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9/19/2017 7:27:10 PM
Posted: 7/17/2003 9:18:59 AM EDT
Ok, so I'm still fairly new to shooting rifles, been shotguns and informal clays mostly before that, got a 30-30 a year ago for fun, got a .22 in april for training, and got the AR finally a few weeks ago.

So since I got the .22, my accuracy has definately improved, and I've been shooting a lot at a State Game Land range in PA, 50 yards. I'm no amazing shot, but from sitting at the bench (no rest beyond my body) and the prone and kneeling positions, I can do well enough to shoot those damn chipmunks that get in our house heh. I'm getting better, and can actually manage 1 inch groups if I take my time and remember breathing, trigger squeeze, and follow through.

So that's not where the problem is. I have my girlfriend shooting with me too, and she really hates how I'm so good at everything it seems, and with the rifles it isn't much better. Her rifle groups look more like shotgun patterns heh.

At 50 yards she is all over the paper, and sometimes not even. I try to stress the fundamentals to her, to breathe properly, take her time, don't rush to shoot, don't get frustrated, hold the rifle properly, and so on. I think part of it doesn't get through just because I'm her boyfriend heh, and the other part I just can't teach so much or spot all her mistakes since I'm fairly new to shooting as well.

So I was wondering what exactly should I do or look for when coaching her? Should I sign us up for a basic rifle marksmanship course and where could I find one in eastern PA, lower NY, or CT?

Thanks in advance!
Link Posted: 7/17/2003 2:04:47 PM EDT
IMO beginning shooters do 3 things:
Hold the gun too tight
Hold their breath too much/too long
Jerk at the trigger

Tell her too hold the gun firmly but not tight. No need to put the white-knuckle-grip-o'-death on it.

Explain proper breathing. I was taught to take a breath, exhale 2/3's of it, and squeeze the trigger. Others do it differently. I was teaching this girl I was dating to shoot, she'd hold her breath so long trying to get the target in the bullseye that she'd almost black-out.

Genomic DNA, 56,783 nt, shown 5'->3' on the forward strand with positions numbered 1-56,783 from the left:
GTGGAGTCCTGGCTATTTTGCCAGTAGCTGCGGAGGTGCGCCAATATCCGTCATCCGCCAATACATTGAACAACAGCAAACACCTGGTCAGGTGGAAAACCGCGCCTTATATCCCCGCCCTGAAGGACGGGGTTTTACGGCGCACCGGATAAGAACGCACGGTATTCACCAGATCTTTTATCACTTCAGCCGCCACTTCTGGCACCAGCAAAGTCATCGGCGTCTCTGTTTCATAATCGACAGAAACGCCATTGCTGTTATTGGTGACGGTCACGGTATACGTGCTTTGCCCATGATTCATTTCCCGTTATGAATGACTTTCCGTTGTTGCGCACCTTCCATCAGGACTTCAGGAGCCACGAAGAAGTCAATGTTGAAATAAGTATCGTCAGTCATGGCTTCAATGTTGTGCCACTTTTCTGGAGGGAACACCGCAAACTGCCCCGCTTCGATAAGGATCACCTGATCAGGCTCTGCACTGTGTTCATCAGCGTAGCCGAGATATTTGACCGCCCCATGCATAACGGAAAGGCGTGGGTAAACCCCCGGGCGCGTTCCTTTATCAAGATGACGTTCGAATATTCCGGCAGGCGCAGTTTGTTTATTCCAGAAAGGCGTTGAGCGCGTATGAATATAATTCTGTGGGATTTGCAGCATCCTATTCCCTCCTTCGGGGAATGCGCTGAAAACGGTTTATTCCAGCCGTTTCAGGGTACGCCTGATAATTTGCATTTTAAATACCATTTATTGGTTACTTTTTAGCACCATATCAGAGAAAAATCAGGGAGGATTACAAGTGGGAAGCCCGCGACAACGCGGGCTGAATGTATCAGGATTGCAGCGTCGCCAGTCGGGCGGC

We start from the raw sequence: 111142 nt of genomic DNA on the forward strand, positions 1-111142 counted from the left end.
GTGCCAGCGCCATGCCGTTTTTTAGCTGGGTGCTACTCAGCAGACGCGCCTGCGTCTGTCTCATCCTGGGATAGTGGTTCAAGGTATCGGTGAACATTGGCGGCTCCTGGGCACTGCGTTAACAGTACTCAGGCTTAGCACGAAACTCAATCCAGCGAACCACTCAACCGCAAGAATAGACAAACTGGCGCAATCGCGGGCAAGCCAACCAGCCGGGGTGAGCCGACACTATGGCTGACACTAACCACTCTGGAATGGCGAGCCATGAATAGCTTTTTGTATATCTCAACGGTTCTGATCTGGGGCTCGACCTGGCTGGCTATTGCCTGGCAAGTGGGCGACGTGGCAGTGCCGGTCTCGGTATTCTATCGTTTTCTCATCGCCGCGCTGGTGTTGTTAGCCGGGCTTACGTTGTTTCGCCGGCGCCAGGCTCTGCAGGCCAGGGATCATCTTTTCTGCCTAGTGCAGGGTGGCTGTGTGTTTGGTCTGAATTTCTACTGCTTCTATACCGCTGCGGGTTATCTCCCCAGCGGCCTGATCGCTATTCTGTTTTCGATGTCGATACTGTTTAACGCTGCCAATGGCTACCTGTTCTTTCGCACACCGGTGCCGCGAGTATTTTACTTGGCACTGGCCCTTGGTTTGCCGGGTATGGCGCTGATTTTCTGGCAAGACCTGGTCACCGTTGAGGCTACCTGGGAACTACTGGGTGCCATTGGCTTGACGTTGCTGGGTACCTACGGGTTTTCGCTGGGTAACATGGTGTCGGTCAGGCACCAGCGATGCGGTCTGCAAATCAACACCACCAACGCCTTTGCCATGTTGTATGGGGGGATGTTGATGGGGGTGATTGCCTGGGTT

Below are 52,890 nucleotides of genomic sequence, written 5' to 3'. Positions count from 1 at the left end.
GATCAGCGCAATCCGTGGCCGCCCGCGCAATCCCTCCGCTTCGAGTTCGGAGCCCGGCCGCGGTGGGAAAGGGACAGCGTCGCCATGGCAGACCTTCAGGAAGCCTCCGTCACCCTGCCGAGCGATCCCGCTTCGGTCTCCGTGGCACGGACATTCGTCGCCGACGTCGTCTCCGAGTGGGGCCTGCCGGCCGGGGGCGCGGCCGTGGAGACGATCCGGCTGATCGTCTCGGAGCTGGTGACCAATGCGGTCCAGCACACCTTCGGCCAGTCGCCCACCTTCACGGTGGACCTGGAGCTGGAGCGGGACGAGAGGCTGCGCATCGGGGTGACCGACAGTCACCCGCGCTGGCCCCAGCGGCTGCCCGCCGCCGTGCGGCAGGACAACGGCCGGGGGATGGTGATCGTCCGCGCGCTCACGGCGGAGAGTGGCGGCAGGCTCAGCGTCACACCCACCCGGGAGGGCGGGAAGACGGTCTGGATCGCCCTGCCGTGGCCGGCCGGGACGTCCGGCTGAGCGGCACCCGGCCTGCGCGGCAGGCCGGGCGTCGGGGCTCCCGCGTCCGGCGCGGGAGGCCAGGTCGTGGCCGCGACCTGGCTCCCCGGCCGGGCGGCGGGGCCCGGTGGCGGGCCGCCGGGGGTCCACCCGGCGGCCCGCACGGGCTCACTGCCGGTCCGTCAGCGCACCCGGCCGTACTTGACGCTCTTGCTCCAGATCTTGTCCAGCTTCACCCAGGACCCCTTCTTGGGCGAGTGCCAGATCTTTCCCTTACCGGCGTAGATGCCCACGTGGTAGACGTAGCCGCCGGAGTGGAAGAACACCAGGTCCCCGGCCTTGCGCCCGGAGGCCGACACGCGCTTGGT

Teach her to squeeze the trigger s-l-o-w-l-y. So slow that she should be surprised when the hammer falls.
Link Posted: 7/17/2003 2:09:13 PM EDT
Link Posted: 7/17/2003 3:45:11 PM EDT

Originally Posted By Troy:
Often, the WORST person to coach a new shooter is that person's spouse or signficant other. A third person's advice isn't as easily misconstrued, and is more likely to be followed. You may be (nicely) reminding her to focus on the front sight, and she may be imagining that you're REALLY mad at her because she turned your new socks pink by washing them with her red sweater. That may not make sense to a guy, but women experience life through emotions more than through logic, while that's reversed for a man.

The other thing is: teach only ONE point at a time. Have her practice on doing nothing but holding the rifle properly, with the correct posture, etc. Don't worry about anything else for a few outings, but just let her get comfortable with that. Then, she can work on focusing on the front sight for a few times out. Next, work on her breathing, etc. Giving too many things to focus on is too overwhelming when she's already worring about being afraid of the gun, and being afraid of you "yelling" at her (even if you aren't yelling, or even impatient).

Teaching is a skill, and like any skill, it takes a lot of practice to get good at it.

-Troy



Heh, yeah, I think that first reason explains a lot. But thanks for that advice on focusing one thing at a time, I think that should help a lot, won't confuse her.

Thanks a lot!
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